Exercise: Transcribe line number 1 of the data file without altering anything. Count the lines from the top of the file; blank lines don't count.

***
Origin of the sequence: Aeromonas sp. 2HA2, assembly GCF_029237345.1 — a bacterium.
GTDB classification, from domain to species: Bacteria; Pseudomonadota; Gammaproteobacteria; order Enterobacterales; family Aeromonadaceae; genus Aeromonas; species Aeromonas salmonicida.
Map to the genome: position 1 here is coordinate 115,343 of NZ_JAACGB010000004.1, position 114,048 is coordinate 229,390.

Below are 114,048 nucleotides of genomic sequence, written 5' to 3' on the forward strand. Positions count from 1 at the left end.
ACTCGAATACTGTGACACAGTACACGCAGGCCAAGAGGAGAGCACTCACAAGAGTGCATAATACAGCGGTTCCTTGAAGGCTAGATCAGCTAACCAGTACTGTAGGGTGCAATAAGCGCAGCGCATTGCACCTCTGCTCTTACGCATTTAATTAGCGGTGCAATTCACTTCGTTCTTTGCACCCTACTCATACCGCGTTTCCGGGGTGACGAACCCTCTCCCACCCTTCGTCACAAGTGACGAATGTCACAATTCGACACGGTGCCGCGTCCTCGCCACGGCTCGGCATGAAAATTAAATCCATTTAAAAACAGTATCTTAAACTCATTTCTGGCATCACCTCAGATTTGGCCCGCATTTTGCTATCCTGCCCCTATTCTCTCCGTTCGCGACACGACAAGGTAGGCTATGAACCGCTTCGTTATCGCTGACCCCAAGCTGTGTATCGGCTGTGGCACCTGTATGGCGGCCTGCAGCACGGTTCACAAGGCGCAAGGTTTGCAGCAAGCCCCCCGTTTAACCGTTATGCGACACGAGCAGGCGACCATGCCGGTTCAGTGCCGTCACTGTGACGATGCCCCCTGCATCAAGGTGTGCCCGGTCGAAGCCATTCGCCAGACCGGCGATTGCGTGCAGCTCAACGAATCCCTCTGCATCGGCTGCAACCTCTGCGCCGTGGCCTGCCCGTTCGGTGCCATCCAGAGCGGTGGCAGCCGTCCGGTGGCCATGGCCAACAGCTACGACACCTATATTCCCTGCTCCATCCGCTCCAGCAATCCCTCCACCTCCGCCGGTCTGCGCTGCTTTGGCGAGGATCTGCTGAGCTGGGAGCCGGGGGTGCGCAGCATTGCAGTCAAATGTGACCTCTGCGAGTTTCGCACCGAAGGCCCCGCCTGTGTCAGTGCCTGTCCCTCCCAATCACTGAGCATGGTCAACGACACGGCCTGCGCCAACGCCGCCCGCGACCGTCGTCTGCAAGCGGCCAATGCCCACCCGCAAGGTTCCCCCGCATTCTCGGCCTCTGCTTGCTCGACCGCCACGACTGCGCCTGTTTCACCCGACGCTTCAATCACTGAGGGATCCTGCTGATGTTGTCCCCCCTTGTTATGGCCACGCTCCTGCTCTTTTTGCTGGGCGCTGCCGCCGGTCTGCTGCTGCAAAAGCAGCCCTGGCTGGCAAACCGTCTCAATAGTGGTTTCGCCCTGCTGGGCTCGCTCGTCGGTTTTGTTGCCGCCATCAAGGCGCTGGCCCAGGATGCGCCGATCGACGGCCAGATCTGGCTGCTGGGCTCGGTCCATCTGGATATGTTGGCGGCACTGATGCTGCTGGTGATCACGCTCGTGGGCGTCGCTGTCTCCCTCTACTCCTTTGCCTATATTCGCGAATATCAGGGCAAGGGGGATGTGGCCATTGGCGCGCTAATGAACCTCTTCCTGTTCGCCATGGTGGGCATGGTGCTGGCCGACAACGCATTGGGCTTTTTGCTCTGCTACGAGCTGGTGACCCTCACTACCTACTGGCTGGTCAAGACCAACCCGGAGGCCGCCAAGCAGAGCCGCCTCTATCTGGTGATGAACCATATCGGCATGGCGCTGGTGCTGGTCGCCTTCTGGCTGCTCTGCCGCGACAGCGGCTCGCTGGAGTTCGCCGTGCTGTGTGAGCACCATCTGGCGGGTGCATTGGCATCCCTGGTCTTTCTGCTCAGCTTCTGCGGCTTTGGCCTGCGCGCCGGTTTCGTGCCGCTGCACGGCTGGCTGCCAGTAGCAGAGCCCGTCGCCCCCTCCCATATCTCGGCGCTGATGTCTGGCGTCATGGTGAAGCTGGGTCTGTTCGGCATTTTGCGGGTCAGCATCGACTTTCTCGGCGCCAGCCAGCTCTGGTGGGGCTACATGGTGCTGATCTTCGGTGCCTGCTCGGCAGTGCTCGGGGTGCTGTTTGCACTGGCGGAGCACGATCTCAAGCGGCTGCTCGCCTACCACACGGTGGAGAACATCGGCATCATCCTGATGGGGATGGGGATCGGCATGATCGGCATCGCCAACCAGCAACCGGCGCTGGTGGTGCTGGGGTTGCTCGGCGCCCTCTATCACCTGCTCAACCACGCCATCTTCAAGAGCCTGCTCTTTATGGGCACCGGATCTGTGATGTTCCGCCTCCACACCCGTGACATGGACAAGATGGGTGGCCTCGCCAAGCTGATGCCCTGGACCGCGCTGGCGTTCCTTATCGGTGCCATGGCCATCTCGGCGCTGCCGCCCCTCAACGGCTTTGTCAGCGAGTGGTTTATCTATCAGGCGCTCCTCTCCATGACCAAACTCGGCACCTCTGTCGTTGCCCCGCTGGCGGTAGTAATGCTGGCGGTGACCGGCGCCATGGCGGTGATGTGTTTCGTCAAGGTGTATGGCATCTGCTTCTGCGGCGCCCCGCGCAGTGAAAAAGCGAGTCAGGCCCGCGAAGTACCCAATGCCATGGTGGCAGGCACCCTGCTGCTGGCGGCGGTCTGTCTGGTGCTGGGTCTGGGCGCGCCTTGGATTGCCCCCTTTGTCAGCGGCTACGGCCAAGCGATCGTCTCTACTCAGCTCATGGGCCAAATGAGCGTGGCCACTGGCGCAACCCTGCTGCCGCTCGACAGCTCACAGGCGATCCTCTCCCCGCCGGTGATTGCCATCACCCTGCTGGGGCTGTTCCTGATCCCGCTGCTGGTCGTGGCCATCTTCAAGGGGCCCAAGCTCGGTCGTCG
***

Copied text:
Origin of the sequence: Aeromonas sp. 2HA2, assembly GCF_029237345.1 — a bacterium.